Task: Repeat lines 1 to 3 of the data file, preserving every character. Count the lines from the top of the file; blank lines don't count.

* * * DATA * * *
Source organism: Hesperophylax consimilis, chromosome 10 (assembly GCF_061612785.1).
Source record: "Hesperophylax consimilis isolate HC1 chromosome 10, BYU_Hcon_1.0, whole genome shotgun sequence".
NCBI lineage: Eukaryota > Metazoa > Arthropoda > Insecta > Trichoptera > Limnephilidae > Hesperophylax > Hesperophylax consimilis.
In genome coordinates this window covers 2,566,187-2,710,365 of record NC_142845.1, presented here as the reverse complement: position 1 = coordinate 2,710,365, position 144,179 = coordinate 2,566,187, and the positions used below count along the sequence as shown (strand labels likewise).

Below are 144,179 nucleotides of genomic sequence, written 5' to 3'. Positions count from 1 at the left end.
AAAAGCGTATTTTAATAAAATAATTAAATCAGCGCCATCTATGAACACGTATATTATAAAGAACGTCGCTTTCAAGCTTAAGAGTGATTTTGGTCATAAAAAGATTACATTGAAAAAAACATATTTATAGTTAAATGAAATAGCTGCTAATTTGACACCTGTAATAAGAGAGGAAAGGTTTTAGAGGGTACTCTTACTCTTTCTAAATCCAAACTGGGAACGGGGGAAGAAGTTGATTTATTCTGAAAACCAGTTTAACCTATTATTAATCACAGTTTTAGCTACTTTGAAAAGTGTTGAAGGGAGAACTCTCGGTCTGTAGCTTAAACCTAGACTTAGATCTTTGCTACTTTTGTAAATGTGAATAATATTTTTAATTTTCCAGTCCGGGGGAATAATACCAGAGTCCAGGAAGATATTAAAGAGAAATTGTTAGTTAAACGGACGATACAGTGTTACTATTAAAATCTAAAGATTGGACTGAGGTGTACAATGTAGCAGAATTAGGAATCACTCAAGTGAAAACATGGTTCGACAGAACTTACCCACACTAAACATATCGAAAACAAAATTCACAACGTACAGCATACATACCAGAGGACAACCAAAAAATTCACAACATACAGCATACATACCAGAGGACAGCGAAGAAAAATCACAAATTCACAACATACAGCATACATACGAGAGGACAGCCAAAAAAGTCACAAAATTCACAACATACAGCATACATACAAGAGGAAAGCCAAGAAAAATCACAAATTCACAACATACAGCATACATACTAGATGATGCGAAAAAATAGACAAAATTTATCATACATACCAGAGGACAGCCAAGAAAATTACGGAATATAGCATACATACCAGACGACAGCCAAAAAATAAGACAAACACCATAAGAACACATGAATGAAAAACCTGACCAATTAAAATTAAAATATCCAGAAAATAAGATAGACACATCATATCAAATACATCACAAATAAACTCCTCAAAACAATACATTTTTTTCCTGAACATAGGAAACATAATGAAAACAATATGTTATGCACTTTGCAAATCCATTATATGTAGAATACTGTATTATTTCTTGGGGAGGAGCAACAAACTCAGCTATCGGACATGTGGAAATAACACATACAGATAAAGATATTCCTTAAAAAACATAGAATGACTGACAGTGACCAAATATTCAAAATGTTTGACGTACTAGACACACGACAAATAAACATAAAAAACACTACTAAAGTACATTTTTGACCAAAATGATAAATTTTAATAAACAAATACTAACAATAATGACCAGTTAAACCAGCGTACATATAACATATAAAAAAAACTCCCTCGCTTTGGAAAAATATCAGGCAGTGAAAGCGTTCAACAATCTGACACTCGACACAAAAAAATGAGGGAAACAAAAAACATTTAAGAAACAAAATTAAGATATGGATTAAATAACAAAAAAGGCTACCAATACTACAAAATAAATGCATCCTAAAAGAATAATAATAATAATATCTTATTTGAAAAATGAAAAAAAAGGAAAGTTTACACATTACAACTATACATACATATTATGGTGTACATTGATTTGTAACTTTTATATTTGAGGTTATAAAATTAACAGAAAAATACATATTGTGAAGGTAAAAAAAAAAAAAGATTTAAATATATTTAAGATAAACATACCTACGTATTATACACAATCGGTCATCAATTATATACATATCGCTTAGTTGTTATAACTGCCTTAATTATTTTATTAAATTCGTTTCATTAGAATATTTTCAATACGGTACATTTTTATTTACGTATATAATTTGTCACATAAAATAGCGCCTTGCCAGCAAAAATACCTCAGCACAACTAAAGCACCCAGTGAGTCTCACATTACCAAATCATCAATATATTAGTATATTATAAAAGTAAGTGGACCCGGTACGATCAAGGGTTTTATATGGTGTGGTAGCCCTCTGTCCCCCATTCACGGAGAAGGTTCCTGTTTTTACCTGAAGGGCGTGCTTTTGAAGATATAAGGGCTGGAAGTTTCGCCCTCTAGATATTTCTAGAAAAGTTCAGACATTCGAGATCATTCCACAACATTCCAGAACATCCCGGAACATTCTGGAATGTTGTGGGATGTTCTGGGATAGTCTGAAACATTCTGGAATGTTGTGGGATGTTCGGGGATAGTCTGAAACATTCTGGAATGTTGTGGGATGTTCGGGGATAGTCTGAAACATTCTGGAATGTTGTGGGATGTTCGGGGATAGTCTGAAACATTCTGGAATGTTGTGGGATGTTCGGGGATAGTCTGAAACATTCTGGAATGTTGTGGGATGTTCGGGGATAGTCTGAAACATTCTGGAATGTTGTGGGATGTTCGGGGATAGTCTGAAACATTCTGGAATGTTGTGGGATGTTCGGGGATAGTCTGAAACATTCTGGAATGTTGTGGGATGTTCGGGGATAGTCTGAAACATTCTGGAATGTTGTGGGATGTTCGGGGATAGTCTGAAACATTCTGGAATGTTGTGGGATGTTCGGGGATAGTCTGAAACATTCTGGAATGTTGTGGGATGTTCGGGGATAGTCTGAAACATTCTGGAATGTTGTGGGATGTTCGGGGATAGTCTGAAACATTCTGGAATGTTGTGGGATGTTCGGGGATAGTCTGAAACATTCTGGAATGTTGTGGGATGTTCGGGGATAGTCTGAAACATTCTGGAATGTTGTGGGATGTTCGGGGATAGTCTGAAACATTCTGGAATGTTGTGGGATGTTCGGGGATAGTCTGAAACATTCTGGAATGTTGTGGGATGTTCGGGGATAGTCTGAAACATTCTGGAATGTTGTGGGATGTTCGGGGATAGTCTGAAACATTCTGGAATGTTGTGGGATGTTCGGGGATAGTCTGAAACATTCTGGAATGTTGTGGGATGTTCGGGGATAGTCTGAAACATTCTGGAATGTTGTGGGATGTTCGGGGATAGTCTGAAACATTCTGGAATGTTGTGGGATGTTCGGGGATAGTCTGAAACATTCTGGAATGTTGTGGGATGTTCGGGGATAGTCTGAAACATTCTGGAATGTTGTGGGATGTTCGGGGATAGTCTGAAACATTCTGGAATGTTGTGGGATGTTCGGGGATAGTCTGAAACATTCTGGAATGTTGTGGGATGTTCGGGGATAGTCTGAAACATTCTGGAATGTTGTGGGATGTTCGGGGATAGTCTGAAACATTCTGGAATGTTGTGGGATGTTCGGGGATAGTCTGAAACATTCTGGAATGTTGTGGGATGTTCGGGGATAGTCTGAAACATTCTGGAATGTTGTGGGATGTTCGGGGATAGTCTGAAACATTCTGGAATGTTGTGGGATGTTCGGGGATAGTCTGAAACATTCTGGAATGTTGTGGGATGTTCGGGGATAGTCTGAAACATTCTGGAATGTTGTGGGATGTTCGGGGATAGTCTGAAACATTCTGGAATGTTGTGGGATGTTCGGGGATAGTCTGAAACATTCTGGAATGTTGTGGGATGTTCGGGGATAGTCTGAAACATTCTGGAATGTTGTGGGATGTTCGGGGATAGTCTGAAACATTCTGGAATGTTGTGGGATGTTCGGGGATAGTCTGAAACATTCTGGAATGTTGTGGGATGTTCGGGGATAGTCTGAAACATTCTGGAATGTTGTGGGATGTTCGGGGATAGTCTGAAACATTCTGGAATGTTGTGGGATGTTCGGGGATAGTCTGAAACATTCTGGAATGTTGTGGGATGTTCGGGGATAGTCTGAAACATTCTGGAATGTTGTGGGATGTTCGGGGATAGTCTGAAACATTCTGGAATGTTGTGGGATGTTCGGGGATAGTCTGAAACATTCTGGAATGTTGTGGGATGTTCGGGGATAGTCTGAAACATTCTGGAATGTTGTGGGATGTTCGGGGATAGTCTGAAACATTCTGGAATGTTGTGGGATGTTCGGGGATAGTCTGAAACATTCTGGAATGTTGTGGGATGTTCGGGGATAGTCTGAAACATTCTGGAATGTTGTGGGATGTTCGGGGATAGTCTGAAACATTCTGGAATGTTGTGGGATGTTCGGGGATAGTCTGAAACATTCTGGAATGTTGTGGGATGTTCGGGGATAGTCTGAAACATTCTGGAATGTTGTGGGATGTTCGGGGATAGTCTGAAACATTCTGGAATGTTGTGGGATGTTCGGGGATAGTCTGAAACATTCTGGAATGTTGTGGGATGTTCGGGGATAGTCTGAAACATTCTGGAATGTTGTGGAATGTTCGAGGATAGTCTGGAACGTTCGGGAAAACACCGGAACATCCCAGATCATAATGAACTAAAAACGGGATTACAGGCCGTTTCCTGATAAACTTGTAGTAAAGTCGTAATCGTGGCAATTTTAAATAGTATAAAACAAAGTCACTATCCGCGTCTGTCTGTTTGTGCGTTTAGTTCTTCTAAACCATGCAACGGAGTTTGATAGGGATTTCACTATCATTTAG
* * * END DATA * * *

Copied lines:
Source organism: Hesperophylax consimilis, chromosome 10 (assembly GCF_061612785.1).
Source record: "Hesperophylax consimilis isolate HC1 chromosome 10, BYU_Hcon_1.0, whole genome shotgun sequence".
NCBI lineage: Eukaryota > Metazoa > Arthropoda > Insecta > Trichoptera > Limnephilidae > Hesperophylax > Hesperophylax consimilis.